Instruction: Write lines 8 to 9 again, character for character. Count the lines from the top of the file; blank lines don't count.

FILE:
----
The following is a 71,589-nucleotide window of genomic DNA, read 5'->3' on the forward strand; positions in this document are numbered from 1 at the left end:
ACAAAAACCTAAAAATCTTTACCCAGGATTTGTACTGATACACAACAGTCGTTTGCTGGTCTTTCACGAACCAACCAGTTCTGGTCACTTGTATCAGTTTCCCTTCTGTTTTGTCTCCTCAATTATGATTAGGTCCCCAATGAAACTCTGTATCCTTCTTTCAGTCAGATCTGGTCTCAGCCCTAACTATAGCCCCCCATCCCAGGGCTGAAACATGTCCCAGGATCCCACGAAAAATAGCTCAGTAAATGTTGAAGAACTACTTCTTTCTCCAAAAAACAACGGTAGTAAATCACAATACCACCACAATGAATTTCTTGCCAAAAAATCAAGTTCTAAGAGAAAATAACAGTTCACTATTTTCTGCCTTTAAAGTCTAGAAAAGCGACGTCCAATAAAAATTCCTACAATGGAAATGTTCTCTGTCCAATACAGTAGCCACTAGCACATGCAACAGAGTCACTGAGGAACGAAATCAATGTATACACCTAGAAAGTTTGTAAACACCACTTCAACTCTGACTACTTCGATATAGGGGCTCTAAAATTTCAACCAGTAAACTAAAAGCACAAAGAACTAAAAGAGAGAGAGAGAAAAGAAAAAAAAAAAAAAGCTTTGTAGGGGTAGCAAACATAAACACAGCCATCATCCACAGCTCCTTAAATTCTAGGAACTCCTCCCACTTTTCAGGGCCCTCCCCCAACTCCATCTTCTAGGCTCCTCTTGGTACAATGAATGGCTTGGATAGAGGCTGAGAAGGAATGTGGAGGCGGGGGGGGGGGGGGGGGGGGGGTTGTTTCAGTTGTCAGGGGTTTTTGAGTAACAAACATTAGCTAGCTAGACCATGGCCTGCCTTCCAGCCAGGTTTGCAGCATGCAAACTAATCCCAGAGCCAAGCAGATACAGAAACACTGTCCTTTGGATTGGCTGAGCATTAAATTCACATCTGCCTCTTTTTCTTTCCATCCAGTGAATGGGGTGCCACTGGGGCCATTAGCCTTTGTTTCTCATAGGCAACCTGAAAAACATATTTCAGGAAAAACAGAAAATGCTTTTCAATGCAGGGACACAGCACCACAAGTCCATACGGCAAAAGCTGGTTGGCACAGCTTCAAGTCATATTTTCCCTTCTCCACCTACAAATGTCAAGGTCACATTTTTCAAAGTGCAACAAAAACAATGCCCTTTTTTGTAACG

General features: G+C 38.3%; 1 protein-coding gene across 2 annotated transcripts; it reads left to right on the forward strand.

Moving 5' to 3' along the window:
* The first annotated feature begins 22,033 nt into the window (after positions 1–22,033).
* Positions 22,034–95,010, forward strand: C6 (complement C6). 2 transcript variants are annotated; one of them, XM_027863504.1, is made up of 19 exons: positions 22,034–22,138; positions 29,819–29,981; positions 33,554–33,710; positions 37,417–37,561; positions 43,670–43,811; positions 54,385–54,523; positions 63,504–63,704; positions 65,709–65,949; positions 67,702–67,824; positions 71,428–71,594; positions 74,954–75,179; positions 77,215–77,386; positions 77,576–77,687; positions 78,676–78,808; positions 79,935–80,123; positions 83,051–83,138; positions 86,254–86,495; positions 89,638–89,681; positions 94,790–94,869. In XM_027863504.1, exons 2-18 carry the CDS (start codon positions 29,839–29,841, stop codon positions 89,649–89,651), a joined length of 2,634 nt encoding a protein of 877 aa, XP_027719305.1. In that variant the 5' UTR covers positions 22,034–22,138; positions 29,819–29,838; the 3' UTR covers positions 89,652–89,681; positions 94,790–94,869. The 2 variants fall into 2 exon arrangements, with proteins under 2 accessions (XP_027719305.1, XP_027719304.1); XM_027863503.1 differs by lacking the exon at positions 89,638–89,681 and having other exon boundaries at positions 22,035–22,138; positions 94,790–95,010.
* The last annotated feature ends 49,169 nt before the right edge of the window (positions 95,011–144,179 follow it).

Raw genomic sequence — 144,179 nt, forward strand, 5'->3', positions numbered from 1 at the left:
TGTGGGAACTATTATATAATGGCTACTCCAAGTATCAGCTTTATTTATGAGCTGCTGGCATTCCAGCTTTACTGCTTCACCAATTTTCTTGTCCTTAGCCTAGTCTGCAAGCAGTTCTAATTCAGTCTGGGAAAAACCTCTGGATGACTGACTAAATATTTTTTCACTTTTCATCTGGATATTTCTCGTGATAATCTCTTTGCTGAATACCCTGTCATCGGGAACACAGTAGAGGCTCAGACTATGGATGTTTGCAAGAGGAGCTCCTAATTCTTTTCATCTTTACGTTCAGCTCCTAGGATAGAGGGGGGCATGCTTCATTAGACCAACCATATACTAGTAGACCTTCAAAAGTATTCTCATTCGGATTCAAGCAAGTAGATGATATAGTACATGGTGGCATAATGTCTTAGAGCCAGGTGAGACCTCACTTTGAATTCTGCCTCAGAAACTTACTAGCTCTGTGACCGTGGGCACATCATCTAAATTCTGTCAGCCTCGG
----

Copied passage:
Raw genomic sequence — 144,179 nt, forward strand, 5'->3', positions numbered from 1 at the left:
TGTGGGAACTATTATATAATGGCTACTCCAAGTATCAGCTTTATTTATGAGCTGCTGGCATTCCAGCTTTACTGCTTCACCAATTTTCTTGTCCTTAGCCTAGTCTGCAAGCAGTTCTAATTCAGTCTGGGAAAAACCTCTGGATGACTGACTAAATATTTTTTCACTTTTCATCTGGATATTTCTCGTGATAATCTCTTTGCTGAATACCCTGTCATCGGGAACACAGTAGAGGCTCAGACTATGGATGTTTGCAAGAGGAGCTCCTAATTCTTTTCATCTTTACGTTCAGCTCCTAGGATAGAGGGGGGCATGCTTCATTAGACCAACCATATACTAGTAGACCTTCAAAAGTATTCTCATTCGGATTCAAGCAAGTAGATGATATAGTACATGGTGGCATAATGTCTTAGAGCCAGGTGAGACCTCACTTTGAATTCTGCCTCAGAAACTTACTAGCTCTGTGACCGTGGGCACATCATCTAAATTCTGTCAGCCTCGG